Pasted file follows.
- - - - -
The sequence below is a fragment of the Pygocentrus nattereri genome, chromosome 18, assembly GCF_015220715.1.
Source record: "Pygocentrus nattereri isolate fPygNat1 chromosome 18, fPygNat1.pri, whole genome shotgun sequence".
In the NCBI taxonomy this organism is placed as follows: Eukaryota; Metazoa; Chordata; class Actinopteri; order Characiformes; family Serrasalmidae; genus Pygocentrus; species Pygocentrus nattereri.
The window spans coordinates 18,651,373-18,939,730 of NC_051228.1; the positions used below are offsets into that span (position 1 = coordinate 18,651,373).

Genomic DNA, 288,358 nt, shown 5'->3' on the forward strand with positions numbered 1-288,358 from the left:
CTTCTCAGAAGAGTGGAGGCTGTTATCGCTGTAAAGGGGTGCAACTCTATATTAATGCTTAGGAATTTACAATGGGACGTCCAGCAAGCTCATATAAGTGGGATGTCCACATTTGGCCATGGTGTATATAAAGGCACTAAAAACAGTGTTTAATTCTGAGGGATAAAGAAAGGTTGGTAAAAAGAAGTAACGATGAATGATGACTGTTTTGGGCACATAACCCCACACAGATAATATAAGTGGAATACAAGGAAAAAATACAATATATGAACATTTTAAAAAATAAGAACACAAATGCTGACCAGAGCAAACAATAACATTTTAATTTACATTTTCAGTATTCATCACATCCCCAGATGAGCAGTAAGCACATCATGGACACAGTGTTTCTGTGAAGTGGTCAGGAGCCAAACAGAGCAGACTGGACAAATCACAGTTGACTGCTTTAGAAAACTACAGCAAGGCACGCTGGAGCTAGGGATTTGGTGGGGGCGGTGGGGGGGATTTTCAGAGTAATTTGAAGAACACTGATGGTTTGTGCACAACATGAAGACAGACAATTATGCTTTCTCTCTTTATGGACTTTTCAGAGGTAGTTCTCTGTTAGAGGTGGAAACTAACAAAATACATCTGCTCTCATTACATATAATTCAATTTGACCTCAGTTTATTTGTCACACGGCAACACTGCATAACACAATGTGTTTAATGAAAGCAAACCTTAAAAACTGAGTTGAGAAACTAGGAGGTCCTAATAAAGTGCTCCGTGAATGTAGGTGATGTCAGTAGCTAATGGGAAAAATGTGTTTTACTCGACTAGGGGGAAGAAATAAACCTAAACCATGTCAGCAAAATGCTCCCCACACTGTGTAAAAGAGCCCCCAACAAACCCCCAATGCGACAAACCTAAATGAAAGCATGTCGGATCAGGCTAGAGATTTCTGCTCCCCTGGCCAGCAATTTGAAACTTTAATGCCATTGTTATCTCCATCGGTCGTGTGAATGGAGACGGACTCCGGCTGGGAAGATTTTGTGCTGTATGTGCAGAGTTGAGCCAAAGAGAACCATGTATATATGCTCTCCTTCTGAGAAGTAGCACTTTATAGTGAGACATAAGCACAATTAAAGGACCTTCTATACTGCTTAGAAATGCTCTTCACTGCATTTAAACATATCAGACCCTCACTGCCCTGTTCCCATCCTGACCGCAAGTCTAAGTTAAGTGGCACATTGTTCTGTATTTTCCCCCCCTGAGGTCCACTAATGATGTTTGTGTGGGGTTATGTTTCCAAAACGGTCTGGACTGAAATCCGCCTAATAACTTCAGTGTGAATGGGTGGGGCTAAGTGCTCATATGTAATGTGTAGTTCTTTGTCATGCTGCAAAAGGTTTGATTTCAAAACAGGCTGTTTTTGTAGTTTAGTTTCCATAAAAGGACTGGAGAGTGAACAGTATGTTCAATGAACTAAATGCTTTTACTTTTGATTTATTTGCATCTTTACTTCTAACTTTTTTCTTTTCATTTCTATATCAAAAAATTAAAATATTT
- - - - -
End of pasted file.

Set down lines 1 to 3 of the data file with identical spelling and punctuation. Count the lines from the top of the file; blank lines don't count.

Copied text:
The sequence below is a fragment of the Pygocentrus nattereri genome, chromosome 18, assembly GCF_015220715.1.
Source record: "Pygocentrus nattereri isolate fPygNat1 chromosome 18, fPygNat1.pri, whole genome shotgun sequence".
In the NCBI taxonomy this organism is placed as follows: Eukaryota; Metazoa; Chordata; class Actinopteri; order Characiformes; family Serrasalmidae; genus Pygocentrus; species Pygocentrus nattereri.